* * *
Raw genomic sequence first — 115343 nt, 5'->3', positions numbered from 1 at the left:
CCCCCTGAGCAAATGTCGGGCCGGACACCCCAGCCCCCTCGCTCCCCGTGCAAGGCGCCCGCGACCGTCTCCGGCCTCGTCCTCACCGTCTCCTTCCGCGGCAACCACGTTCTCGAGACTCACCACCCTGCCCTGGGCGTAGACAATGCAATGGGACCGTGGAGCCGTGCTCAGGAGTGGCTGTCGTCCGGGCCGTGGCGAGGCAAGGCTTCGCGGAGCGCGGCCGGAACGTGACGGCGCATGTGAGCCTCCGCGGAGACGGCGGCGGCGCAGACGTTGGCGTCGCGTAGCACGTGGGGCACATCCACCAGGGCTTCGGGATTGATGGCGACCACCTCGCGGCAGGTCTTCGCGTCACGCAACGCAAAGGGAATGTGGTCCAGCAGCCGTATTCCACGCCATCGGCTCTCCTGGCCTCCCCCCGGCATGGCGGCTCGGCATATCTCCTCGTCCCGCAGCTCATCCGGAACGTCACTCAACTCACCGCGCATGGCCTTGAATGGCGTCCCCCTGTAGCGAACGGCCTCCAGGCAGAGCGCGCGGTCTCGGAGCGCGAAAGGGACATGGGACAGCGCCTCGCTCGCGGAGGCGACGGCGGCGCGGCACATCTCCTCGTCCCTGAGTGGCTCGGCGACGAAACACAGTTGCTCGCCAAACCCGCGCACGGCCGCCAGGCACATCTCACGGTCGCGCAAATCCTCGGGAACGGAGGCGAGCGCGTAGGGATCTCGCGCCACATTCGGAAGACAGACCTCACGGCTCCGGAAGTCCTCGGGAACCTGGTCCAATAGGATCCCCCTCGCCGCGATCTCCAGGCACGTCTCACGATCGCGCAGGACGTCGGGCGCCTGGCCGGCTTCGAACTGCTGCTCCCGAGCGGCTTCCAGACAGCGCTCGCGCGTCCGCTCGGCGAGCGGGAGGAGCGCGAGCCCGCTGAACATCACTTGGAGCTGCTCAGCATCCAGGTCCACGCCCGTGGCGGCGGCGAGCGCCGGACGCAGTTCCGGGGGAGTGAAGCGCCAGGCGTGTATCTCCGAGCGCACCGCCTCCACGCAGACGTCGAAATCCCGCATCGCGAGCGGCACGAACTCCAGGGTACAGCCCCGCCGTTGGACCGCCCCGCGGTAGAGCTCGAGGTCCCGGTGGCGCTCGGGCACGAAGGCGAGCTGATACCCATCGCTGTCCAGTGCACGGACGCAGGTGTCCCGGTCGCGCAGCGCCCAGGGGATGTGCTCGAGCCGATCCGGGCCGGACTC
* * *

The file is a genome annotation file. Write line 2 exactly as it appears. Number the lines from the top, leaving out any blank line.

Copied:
CCCCCTGAGCAAATGTCGGGCCGGACACCCCAGCCCCCTCGCTCCCCGTGCAAGGCGCCCGCGACCGTCTCCGGCCTCGTCCTCACCGTCTCCTTCCGCGGCAACCACGTTCTCGAGACTCACCACCCTGCCCTGGGCGTAGACAATGCAATGGGACCGTGGAGCCGTGCTCAGGAGTGGCTGTCGTCCGGGCCGTGGCGAGGCAAGGCTTCGCGGAGCGCGGCCGGAACGTGACGGCGCATGTGAGCCTCCGCGGAGACGGCGGCGGCGCAGACGTTGGCGTCGCGTAGCACGTGGGGCACATCCACCAGGGCTTCGGGATTGATGGCGACCACCTCGCGGCAGGTCTTCGCGTCACGCAACGCAAAGGGAATGTGGTCCAGCAGCCGTATTCCACGCCATCGGCTCTCCTGGCCTCCCCCCGGCATGGCGGCTCGGCATATCTCCTCGTCCCGCAGCTCATCCGGAACGTCACTCAACTCACCGCGCATGGCCTTGAATGGCGTCCCCCTGTAGCGAACGGCCTCCAGGCAGAGCGCGCGGTCTCGGAGCGCGAAAGGGACATGGGACAGCGCCTCGCTCGCGGAGGCGACGGCGGCGCGGCACATCTCCTCGTCCCTGAGTGGCTCGGCGACGAAACACAGTTGCTCGCCAAACCCGCGCACGGCCGCCAGGCACATCTCACGGTCGCGCAAATCCTCGGGAACGGAGGCGAGCGCGTAGGGATCTCGCGCCACATTCGGAAGACAGACCTCACGGCTCCGGAAGTCCTCGGGAACCTGGTCCAATAGGATCCCCCTCGCCGCGATCTCCAGGCACGTCTCACGATCGCGCAGGACGTCGGGCGCCTGGCCGGCTTCGAACTGCTGCTCCCGAGCGGCTTCCAGACAGCGCTCGCGCGTCCGCTCGGCGAGCGGGAGGAGCGCGAGCCCGCTGAACATCACTTGGAGCTGCTCAGCATCCAGGTCCACGCCCGTGGCGGCGGCGAGCGCCGGACGCAGTTCCGGGGGAGTGAAGCGCCAGGCGTGTATCTCCGAGCGCACCGCCTCCACGCAGACGTCGAAATCCCGCATCGCGAGCGGCACGAACTCCAGGGTACAGCCCCGCCGTTGGACCGCCCCGCGGTAGAGCTCGAGGTCCCGGTGGCGCTCGGGCACGAAGGCGAGCTGATACCCATCGCTGTCCAGTGCACGGACGCAGGTGTCCCGGTCGCGCAGCGCCCAGGGGATGTGCTCGAGCCGATCCGGGCCGGACTC